The Psychology of Gambling

While the majority of people can gamble recreationally and experience no harmful consequences, psychologists are interested in what makes others continue gambling when it stops being fun.

This blog outlines the psychology behind problem gambling and how it’s widely acknowledged as a mental health issue that requires specialist treatment.

What is gambling addiction?

Gambling addiction – also known as pathological gambling, problem gambling and gambling disorder – affects people of all ages and from all walks of life. It can have far-reaching psychological, social, personal, professional, financial and legal repercussions.

The Diagnostic and Statistical Manual of Mental Disorders, fifth edition (DSM-5) has recognized gambling as a behavioral addiction. This reflects research that shows the reasons why people engage in gambling are similar to substance use disorders – sufferers crave gambling in the way other people crave alcohol, cigarettes or drugs. The DSM-5 classification is based on nine criteria and requires a person to have displayed four or more symptoms during the last 12 months. Several of the criteria are based on the traditional addiction model for substance use disorders – relating to tolerance, withdrawal and difficulty controlling urges. While other criteria relate to preoccupation, chasing losses and the harms associated with problem gambling. Financial harm from gambling is also important to consider.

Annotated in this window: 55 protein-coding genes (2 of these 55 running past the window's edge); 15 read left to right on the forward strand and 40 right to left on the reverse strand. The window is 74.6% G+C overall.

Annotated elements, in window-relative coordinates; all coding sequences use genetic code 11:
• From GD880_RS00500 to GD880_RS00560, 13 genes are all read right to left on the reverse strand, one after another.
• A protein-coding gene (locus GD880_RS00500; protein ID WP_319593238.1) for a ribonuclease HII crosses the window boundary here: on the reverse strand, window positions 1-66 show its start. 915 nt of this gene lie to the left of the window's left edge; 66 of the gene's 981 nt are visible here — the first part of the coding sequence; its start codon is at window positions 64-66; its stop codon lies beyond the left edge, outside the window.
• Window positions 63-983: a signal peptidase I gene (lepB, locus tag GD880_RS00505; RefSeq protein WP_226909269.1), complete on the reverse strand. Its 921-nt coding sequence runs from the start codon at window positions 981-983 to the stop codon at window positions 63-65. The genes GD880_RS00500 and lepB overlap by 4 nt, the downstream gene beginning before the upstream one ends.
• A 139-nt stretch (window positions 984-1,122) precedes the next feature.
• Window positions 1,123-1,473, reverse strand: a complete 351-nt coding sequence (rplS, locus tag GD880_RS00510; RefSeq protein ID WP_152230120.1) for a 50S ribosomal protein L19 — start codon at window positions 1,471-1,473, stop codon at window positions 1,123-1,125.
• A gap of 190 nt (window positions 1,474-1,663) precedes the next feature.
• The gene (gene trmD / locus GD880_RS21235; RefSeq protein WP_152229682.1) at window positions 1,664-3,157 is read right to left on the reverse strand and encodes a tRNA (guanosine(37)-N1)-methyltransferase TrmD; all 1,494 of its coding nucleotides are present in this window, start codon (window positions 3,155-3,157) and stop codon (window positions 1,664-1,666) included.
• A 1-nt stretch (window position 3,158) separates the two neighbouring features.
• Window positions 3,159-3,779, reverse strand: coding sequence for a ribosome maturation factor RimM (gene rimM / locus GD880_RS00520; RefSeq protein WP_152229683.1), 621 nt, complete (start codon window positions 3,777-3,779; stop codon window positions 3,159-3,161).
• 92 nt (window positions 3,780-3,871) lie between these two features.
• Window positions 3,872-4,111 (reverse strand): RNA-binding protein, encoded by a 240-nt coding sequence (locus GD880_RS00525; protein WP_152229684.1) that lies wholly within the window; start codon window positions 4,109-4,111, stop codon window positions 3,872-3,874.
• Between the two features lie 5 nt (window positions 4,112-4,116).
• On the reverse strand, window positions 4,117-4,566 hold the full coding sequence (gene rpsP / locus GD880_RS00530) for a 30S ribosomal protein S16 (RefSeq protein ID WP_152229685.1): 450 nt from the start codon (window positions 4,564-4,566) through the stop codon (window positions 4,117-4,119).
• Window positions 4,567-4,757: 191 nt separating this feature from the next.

Prevalence of gambling in the US

The US gambling landscape has changed considerably over the last few years as opportunities for gambling have expanded with the explosion of sports betting after legislation was relaxed. New technologies have also made gambling increasingly accessible. Here are some key gambling statistics and predictions: